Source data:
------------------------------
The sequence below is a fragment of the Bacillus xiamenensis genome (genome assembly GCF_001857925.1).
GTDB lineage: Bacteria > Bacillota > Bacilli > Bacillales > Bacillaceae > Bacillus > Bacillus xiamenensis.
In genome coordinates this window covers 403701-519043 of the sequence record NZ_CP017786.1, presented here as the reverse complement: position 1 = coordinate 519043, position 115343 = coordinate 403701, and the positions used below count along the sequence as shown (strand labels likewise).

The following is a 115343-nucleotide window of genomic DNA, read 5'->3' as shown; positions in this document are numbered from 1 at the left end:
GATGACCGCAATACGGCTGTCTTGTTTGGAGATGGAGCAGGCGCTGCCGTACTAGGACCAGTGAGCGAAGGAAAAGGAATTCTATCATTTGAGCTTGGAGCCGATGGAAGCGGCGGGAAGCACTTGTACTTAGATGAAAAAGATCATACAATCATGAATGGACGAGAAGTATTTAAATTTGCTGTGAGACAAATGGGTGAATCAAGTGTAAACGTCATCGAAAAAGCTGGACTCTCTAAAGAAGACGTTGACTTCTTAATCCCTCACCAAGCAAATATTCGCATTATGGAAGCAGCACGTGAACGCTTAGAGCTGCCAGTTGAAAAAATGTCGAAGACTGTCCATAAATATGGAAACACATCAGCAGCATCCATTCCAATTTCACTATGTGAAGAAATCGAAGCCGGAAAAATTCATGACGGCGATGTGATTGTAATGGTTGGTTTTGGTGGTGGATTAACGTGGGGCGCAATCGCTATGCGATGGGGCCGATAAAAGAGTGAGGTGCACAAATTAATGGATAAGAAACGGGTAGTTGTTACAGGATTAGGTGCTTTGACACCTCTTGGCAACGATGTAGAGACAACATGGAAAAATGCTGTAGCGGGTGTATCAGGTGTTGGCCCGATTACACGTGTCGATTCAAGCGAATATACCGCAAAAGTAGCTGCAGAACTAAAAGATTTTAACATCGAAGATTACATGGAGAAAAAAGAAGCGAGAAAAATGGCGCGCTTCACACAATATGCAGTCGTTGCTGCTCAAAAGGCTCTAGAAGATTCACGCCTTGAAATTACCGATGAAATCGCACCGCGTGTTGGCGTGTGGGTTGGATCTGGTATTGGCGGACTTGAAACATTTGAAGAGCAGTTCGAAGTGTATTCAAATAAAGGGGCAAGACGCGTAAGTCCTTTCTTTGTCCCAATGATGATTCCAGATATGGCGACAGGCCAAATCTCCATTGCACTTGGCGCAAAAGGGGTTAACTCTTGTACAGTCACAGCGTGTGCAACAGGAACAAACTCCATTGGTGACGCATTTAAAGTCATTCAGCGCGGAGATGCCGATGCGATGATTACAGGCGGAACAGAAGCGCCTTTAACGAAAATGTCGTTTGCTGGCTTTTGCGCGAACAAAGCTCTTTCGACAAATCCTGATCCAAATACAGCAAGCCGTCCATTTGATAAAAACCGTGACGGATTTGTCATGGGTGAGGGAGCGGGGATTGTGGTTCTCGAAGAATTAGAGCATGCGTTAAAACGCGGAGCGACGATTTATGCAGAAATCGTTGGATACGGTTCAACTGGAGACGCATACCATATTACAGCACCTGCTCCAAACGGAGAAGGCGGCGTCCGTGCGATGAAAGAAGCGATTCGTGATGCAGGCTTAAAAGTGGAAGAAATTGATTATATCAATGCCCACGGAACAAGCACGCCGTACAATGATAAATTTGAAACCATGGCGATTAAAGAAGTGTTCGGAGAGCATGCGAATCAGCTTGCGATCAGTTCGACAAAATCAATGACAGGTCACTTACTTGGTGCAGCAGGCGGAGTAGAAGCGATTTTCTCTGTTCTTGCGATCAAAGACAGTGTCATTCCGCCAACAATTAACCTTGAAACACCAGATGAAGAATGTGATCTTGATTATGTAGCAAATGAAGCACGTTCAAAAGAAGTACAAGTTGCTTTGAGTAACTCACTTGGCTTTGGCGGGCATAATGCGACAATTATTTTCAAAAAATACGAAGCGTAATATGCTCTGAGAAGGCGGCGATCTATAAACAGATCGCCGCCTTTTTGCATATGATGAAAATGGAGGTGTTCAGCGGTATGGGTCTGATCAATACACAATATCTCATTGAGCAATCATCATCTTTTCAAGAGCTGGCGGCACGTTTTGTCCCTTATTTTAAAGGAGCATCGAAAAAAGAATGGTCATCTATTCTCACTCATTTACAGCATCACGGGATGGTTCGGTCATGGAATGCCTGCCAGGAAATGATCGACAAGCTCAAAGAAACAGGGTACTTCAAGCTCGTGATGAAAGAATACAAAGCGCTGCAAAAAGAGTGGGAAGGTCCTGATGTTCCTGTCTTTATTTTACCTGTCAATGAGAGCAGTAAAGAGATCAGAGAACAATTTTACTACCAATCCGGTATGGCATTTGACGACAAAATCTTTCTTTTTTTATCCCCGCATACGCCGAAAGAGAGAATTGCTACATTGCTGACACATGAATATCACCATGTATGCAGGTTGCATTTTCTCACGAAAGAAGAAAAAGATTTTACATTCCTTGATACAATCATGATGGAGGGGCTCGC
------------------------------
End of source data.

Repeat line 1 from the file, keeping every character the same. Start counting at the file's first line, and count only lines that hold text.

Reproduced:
The sequence below is a fragment of the Bacillus xiamenensis genome (genome assembly GCF_001857925.1).